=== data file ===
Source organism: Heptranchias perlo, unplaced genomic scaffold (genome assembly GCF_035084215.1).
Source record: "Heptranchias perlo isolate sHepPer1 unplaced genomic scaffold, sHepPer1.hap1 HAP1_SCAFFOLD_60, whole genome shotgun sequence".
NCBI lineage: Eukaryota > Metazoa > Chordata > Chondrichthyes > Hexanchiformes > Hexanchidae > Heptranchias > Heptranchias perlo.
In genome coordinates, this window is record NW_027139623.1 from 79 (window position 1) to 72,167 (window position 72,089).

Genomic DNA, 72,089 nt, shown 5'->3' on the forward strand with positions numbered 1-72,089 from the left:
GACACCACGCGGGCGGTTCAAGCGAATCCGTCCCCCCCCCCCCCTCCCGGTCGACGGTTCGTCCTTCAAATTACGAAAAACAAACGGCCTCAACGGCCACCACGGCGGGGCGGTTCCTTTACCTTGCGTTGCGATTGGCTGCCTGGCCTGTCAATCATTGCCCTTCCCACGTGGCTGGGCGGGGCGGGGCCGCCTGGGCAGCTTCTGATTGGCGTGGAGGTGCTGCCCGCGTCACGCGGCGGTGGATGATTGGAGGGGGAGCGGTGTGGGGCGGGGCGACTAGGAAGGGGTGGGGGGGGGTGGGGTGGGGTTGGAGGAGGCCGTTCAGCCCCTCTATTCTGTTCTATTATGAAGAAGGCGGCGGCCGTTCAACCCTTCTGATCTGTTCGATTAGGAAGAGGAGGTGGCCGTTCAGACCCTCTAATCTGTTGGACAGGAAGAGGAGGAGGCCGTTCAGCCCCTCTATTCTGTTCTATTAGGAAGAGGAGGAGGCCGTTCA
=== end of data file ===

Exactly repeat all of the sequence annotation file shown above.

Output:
Source organism: Heptranchias perlo, unplaced genomic scaffold (genome assembly GCF_035084215.1).
Source record: "Heptranchias perlo isolate sHepPer1 unplaced genomic scaffold, sHepPer1.hap1 HAP1_SCAFFOLD_60, whole genome shotgun sequence".
NCBI lineage: Eukaryota > Metazoa > Chordata > Chondrichthyes > Hexanchiformes > Hexanchidae > Heptranchias > Heptranchias perlo.
In genome coordinates, this window is record NW_027139623.1 from 79 (window position 1) to 72,167 (window position 72,089).

Genomic DNA, 72,089 nt, shown 5'->3' on the forward strand with positions numbered 1-72,089 from the left:
GACACCACGCGGGCGGTTCAAGCGAATCCGTCCCCCCCCCCCCCTCCCGGTCGACGGTTCGTCCTTCAAATTACGAAAAACAAACGGCCTCAACGGCCACCACGGCGGGGCGGTTCCTTTACCTTGCGTTGCGATTGGCTGCCTGGCCTGTCAATCATTGCCCTTCCCACGTGGCTGGGCGGGGCGGGGCCGCCTGGGCAGCTTCTGATTGGCGTGGAGGTGCTGCCCGCGTCACGCGGCGGTGGATGATTGGAGGGGGAGCGGTGTGGGGCGGGGCGACTAGGAAGGGGTGGGGGGGGGTGGGGTGGGGTTGGAGGAGGCCGTTCAGCCCCTCTATTCTGTTCTATTATGAAGAAGGCGGCGGCCGTTCAACCCTTCTGATCTGTTCGATTAGGAAGAGGAGGTGGCCGTTCAGACCCTCTAATCTGTTGGACAGGAAGAGGAGGAGGCCGTTCAGCCCCTCTATTCTGTTCTATTAGGAAGAGGAGGAGGCCGTTCA